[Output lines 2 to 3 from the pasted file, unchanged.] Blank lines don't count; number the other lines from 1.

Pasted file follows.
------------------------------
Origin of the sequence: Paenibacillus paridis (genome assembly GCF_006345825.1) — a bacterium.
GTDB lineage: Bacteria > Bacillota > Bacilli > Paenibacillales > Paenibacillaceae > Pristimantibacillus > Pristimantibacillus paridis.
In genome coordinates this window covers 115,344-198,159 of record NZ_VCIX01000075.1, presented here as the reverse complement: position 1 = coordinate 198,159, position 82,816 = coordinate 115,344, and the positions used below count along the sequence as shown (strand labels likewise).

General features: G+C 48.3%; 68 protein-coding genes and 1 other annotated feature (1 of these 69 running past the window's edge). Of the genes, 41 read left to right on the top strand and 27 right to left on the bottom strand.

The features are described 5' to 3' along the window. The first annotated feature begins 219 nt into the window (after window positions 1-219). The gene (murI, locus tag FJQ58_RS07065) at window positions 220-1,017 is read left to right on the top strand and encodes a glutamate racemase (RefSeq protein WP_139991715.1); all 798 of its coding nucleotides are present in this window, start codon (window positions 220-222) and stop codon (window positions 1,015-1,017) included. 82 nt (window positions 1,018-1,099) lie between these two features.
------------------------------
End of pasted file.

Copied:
GTDB lineage: Bacteria > Bacillota > Bacilli > Paenibacillales > Paenibacillaceae > Pristimantibacillus > Pristimantibacillus paridis.
In genome coordinates this window covers 115,344-198,159 of record NZ_VCIX01000075.1, presented here as the reverse complement: position 1 = coordinate 198,159, position 82,816 = coordinate 115,344, and the positions used below count along the sequence as shown (strand labels likewise).